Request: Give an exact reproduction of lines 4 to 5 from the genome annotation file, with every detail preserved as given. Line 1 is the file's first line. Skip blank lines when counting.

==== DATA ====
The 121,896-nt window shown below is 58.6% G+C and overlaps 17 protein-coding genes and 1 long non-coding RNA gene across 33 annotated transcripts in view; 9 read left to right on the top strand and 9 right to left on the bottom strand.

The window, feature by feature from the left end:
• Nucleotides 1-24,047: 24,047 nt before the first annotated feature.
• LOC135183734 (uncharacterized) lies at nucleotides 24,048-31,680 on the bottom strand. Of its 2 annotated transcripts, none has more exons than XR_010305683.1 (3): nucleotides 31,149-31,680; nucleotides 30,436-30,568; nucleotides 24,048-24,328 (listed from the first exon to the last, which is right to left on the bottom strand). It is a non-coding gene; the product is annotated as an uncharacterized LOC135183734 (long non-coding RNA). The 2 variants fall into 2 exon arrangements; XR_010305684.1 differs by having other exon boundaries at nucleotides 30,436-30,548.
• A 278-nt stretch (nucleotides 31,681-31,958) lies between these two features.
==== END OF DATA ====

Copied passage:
• LOC135183734 (uncharacterized) lies at nucleotides 24,048-31,680 on the bottom strand. Of its 2 annotated transcripts, none has more exons than XR_010305683.1 (3): nucleotides 31,149-31,680; nucleotides 30,436-30,568; nucleotides 24,048-24,328 (listed from the first exon to the last, which is right to left on the bottom strand). It is a non-coding gene; the product is annotated as an uncharacterized LOC135183734 (long non-coding RNA). The 2 variants fall into 2 exon arrangements; XR_010305684.1 differs by having other exon boundaries at nucleotides 30,436-30,548.
• A 278-nt stretch (nucleotides 31,681-31,958) lies between these two features.